Blurbworthiness:  “The Midnight Cool was written a hundred years after the events it describes, but it reads with the force and charisma of a writer describing her own time. It plunges you into the Tennessee of the 1910s, into the First World War, into high-stakes mule-trading, most affectingly into the ardors and errors of the people caught up in this extraordinary story. It makes you feel the urgency of every choice they make. The authority of Peelle’s prose is total.”  (Salvatore Scibona, author of The End)

That Hidden Road
by Rocco Versaci
(Apprentice House)

I’ve often thought about giving two weeks’ notice at the Day Job, hiring a catsitter for Ash and Cinder, and, chucking all domestic responsibility, grabbing my wife to head out on a cross-country bike ride. The thought of saddle sores and loss of major income are really the only things stopping me. What I dream, Rocco Versaci does. Not too long ago, the 42-year-old put his bike tire in the Pacific Ocean, then turned to face eastward and started pedaling. The result is this intriguing memoir that I’m adding to my must-read shelf. Maybe I’ll read it while walking on the treadmill in my basement, pretending that I’m walking across the United States with Mr. Versaci.

Jacket Copy:  On a Wednesday morning in May of 2010, 42-year-old Rocco Versaci dipped the rear tire of his bicycle into the Pacific Ocean and began to pedal, alone, across the country. He had what he thought was a simple idea-to sort out the story of his life, which had taken a couple of unexpected detours in recent years. That Hidden Road is a memoir of the two months he spent crossing the country by bike. It’s a story of burning saddle sores, heart-popping climbs, and unleashed dogs with a taste for ankle. It’s a story of America’s less-traveled roads and the people who live there. And it’s a story of rebuilding a life from fragments, the spirit of the whole journey captured in a question most of us ask at one point or another: Can I find my way home? Blending travel writing, memoir, and even comics, That Hidden Road—like Kerouac’s On the Road, William Least Heat Moon’s Blue Highways, and Cheryl Strayed’s Wild—is an unforgettable story of being lost and found on the road in America.

Opening Lines:  “Linda thinks you’re dead.”
     The words came to me slowly. It had been a rough morning, so just before lunch I decided to take a quick twenty-minute nap that stretched into an hour and a half, and now I was struggling to reenter the world. I tried to will my eyes to stay open, but they kept dropping shut as if I’d been drugged. My limbs felt like rubber and my face was gummy. I should have just let the call go to voicemail, but my hand somehow reached the phone and my fingers somehow opened it and my mouth somehow said “Hello?” and they my cousin Cathy told me that our other cousin Linda thought I was dead.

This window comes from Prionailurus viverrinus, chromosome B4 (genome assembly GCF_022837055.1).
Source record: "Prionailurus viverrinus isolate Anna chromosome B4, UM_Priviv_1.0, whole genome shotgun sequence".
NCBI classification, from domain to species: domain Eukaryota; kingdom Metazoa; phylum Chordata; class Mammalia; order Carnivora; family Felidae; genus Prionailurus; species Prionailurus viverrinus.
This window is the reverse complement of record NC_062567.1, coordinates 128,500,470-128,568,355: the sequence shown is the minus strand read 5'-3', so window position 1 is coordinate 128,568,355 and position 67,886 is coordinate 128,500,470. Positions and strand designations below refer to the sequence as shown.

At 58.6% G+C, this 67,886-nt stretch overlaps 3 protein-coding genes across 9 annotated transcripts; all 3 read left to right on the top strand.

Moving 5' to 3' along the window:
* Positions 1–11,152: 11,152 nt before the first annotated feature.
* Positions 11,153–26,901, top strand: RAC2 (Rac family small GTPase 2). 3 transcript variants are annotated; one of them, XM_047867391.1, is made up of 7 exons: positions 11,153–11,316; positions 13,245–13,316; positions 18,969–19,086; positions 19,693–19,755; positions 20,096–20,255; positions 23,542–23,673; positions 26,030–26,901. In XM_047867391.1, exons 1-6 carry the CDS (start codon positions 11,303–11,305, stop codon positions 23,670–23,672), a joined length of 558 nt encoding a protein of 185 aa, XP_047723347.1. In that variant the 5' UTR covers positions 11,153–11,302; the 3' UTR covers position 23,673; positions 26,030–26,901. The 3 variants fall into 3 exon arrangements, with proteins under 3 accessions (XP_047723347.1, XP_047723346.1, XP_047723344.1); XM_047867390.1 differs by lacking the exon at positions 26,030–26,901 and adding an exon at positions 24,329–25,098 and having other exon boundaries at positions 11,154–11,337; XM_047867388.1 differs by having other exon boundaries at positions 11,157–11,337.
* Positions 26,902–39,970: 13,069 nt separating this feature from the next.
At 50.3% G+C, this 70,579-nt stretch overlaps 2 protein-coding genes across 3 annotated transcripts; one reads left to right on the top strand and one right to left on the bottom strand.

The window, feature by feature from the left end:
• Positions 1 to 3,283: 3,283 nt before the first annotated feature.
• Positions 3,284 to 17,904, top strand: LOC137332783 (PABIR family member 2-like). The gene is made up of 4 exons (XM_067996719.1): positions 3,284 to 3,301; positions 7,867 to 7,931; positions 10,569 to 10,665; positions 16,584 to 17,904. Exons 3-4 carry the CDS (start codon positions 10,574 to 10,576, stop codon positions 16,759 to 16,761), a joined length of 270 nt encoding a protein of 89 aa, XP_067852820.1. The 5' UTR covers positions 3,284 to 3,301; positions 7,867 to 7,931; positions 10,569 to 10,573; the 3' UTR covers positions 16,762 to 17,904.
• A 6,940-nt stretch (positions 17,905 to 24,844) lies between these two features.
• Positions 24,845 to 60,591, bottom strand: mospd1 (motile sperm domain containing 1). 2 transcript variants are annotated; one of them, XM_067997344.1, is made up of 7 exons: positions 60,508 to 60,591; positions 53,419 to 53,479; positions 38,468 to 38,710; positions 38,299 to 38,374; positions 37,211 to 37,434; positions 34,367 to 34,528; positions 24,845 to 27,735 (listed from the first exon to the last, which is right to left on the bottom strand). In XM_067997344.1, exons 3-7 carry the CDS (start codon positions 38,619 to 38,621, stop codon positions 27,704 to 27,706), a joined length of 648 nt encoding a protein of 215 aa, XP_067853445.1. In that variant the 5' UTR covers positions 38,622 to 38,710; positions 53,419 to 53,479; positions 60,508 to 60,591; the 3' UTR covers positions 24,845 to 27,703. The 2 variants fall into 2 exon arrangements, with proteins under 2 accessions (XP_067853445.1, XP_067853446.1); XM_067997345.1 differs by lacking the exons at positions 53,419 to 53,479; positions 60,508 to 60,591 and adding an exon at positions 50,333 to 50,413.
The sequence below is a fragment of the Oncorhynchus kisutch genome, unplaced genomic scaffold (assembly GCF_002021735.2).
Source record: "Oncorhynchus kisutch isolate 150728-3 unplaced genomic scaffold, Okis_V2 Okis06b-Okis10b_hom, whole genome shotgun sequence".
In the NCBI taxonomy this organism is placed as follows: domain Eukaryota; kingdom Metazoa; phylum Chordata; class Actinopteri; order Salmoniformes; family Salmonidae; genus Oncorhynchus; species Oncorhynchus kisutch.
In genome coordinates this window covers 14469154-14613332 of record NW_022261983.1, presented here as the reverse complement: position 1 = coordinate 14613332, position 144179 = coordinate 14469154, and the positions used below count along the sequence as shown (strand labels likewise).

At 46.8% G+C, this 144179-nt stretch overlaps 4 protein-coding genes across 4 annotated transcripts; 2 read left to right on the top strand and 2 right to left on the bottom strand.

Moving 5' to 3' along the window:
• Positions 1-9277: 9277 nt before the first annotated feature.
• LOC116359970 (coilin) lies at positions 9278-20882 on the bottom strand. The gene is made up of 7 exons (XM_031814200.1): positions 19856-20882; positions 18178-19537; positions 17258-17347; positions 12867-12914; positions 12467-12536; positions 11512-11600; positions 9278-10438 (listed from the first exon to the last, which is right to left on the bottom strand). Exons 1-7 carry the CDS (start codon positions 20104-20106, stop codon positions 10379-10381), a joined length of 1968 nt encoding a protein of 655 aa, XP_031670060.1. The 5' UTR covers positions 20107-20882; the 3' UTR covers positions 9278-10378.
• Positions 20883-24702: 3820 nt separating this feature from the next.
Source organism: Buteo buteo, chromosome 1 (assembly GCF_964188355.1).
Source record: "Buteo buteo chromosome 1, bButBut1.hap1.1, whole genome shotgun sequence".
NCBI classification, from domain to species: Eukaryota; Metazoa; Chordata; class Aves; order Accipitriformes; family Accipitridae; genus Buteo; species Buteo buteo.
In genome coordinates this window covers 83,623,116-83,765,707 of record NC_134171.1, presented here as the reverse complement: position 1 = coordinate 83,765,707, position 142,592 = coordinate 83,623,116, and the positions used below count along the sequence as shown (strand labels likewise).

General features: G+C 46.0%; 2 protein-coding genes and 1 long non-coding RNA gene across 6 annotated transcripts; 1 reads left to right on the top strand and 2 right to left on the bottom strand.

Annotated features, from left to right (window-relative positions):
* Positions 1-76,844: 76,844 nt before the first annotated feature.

“She saw the card and started crying,” Cathy said.

by Alan Moore

Why, in the name of all that is holy, when I am already feeling overbooked, would I want to undertake the task of reading a 1,266-page novel, nearly 4 pounds in the hand, that’s sure to bend and possibly break my mind? Simple answer: because the name Alan Moore (V for Vendetta, From Hell, Watchmen, et al) is on the cover. And because the thousand-plus pages are filled with what the publisher calls a “dizzyingly rich cast of characters” including “the living, the dead, the celestial, and the infernal.” Sure, Jerusalem is a heavy, potentially months-long commitment, but I think I’m up for the holy challenge, other books be damned.

Jacket Copy:  In the epic novel Jerusalem, Alan Moore channels both the ecstatic visions of William Blake and the theoretical physics of Albert Einstein through the hardscrabble streets and alleys of his hometown of Northampton, UK. In the half a square mile of decay and demolition that was England’s Saxon capital, eternity is loitering between the firetrap housing projects. Embedded in the grubby amber of the district’s narrative among its saints, kings, prostitutes, and derelicts, a different kind of human time is happening, a soiled simultaneity that does not differentiate between the petrol-colored puddles and the fractured dreams of those who navigate them. Employing, a kaleidoscope of literary forms and styles that ranges from brutal social realism to extravagant children’s fantasy, from the modern stage drama to the extremes of science fiction, Jerusalem’s dizzyingly rich cast of characters includes the living, the dead, the celestial, and the infernal in an intricately woven tapestry that presents a vision of an absolute and timeless human reality in all of its exquisite, comical, and heartbreaking splendor. In these pages lurk demons from the second-century Book of Tobit and angels with golden blood who reduce fate to a snooker tournament. Vagrants, prostitutes, and ghosts rub shoulders with Oliver Cromwell, Samuel Beckett, James Joyce’s tragic daughter Lucia, and Buffalo Bill, among many others. There is a conversation in the thunderstruck dome of St. Paul’s Cathedral, childbirth on the cobblestones of Lambeth Walk, an estranged couple sitting all night on the cold steps of a Gothic church front, and an infant choking on a cough drop for eleven chapters. An art exhibition is in preparation, and above the world a naked old man and a beautiful dead baby race along the Attics of the Breath toward the heat death of the universe. An opulent mythology for those without a pot to piss in, through the labyrinthine streets and pages of Jerusalem tread ghosts that sing of wealth, poverty, and our threadbare millennium. They discuss English as a visionary language from John Bunyan to James Joyce, hold forth on the illusion of mortality post-Einstein, and insist upon the meanest slum as Blake’s eternal holy city.